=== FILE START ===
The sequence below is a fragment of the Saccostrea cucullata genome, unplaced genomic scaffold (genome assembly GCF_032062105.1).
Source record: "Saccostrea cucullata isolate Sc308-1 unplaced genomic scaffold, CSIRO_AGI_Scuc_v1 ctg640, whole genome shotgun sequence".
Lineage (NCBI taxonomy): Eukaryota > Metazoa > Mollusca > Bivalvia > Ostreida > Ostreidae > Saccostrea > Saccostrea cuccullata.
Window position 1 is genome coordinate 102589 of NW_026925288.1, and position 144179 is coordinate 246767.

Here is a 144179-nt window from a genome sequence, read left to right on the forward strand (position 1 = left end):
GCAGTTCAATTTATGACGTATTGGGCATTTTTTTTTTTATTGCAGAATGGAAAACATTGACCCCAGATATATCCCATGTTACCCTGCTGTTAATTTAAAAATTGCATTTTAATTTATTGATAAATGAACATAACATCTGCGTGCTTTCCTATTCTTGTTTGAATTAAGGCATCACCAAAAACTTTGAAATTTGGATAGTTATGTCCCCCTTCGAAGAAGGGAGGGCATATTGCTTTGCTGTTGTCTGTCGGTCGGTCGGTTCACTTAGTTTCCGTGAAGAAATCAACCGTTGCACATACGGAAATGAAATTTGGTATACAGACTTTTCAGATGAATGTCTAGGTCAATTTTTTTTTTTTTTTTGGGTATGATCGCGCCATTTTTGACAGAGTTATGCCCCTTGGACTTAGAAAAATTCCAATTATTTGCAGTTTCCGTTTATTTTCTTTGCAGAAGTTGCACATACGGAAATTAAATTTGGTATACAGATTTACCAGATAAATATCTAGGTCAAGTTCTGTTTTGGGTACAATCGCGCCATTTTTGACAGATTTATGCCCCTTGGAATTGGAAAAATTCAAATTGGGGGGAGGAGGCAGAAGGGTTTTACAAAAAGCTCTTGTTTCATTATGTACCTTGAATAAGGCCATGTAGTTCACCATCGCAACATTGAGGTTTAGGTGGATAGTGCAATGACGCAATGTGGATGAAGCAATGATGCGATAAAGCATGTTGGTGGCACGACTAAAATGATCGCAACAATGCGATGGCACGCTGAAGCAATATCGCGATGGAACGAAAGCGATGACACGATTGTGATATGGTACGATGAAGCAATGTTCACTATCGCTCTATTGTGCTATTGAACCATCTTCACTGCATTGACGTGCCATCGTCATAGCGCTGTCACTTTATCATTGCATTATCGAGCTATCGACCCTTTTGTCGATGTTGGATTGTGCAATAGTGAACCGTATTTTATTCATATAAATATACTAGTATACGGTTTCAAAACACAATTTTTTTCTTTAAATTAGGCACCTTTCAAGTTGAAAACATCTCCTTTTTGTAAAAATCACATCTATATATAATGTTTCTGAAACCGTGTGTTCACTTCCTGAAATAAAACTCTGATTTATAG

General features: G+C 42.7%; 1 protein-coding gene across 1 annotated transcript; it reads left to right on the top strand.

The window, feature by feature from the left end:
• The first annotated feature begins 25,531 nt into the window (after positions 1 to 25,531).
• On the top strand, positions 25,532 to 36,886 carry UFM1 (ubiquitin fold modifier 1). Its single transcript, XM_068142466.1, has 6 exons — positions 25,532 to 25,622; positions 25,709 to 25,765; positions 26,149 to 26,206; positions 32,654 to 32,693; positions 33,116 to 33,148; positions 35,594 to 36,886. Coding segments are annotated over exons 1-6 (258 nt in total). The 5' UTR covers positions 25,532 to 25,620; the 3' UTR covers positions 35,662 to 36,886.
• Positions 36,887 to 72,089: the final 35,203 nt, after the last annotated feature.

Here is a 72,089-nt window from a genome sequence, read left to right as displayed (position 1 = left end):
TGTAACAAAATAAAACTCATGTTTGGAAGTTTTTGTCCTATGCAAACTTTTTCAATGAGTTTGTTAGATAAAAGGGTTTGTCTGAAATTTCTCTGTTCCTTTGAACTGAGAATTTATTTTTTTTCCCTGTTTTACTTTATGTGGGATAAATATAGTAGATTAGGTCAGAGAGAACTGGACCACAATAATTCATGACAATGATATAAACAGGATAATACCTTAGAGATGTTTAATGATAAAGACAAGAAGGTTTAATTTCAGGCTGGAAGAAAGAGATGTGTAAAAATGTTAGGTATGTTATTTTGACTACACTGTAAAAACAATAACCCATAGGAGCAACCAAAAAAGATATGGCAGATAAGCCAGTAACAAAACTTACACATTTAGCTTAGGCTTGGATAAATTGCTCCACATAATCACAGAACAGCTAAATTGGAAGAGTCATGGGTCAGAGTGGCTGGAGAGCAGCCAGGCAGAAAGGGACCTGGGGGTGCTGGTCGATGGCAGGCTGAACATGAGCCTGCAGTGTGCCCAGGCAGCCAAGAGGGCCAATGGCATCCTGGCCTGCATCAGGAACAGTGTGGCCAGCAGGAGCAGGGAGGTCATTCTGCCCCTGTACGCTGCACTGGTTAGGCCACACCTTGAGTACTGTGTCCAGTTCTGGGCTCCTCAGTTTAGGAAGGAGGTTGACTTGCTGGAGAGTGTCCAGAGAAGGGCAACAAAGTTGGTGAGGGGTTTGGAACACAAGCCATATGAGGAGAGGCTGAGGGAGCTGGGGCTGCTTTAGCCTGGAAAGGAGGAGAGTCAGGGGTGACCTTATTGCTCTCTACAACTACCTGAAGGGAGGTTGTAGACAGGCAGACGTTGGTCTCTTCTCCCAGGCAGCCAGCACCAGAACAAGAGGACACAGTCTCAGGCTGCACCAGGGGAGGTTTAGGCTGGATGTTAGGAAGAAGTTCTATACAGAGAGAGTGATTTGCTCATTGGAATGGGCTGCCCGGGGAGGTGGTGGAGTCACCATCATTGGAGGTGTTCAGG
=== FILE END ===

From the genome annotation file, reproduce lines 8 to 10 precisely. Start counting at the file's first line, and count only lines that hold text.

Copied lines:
The window, feature by feature from the left end:
• The first annotated feature begins 25,531 nt into the window (after positions 1 to 25,531).
• On the top strand, positions 25,532 to 36,886 carry UFM1 (ubiquitin fold modifier 1). Its single transcript, XM_068142466.1, has 6 exons — positions 25,532 to 25,622; positions 25,709 to 25,765; positions 26,149 to 26,206; positions 32,654 to 32,693; positions 33,116 to 33,148; positions 35,594 to 36,886. Coding segments are annotated over exons 1-6 (258 nt in total). The 5' UTR covers positions 25,532 to 25,620; the 3' UTR covers positions 35,662 to 36,886.